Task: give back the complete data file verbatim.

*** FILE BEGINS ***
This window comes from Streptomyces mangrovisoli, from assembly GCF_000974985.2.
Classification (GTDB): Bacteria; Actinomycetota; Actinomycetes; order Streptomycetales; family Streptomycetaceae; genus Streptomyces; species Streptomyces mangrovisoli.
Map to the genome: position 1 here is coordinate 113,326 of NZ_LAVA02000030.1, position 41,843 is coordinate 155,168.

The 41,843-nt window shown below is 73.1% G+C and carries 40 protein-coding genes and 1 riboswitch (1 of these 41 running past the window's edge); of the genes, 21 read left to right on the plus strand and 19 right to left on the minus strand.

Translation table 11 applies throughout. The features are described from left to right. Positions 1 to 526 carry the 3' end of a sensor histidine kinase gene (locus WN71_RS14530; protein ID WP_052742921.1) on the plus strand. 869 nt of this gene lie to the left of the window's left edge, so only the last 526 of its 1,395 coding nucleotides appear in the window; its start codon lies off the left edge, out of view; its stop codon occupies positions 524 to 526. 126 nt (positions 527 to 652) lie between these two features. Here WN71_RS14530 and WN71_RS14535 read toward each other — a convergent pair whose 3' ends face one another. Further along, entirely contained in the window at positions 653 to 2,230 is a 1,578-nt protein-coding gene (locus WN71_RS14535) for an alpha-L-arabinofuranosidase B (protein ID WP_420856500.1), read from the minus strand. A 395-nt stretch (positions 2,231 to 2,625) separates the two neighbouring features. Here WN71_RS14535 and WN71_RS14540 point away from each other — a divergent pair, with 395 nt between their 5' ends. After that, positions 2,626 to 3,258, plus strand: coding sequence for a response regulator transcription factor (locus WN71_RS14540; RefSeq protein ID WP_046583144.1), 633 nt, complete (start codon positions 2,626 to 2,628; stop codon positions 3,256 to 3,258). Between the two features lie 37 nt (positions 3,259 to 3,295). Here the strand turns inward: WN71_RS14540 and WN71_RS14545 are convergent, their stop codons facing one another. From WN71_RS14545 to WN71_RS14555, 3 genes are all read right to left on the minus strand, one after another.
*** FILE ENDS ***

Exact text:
This window comes from Streptomyces mangrovisoli, from assembly GCF_000974985.2.
Classification (GTDB): Bacteria; Actinomycetota; Actinomycetes; order Streptomycetales; family Streptomycetaceae; genus Streptomyces; species Streptomyces mangrovisoli.
Map to the genome: position 1 here is coordinate 113,326 of NZ_LAVA02000030.1, position 41,843 is coordinate 155,168.

The 41,843-nt window shown below is 73.1% G+C and carries 40 protein-coding genes and 1 riboswitch (1 of these 41 running past the window's edge); of the genes, 21 read left to right on the plus strand and 19 right to left on the minus strand.

Translation table 11 applies throughout. The features are described from left to right. Positions 1 to 526 carry the 3' end of a sensor histidine kinase gene (locus WN71_RS14530; protein ID WP_052742921.1) on the plus strand. 869 nt of this gene lie to the left of the window's left edge, so only the last 526 of its 1,395 coding nucleotides appear in the window; its start codon lies off the left edge, out of view; its stop codon occupies positions 524 to 526. 126 nt (positions 527 to 652) lie between these two features. Here WN71_RS14530 and WN71_RS14535 read toward each other — a convergent pair whose 3' ends face one another. Further along, entirely contained in the window at positions 653 to 2,230 is a 1,578-nt protein-coding gene (locus WN71_RS14535) for an alpha-L-arabinofuranosidase B (protein ID WP_420856500.1), read from the minus strand. A 395-nt stretch (positions 2,231 to 2,625) separates the two neighbouring features. Here WN71_RS14535 and WN71_RS14540 point away from each other — a divergent pair, with 395 nt between their 5' ends. After that, positions 2,626 to 3,258, plus strand: coding sequence for a response regulator transcription factor (locus WN71_RS14540; RefSeq protein ID WP_046583144.1), 633 nt, complete (start codon positions 2,626 to 2,628; stop codon positions 3,256 to 3,258). Between the two features lie 37 nt (positions 3,259 to 3,295). Here the strand turns inward: WN71_RS14540 and WN71_RS14545 are convergent, their stop codons facing one another. From WN71_RS14545 to WN71_RS14555, 3 genes are all read right to left on the minus strand, one after another.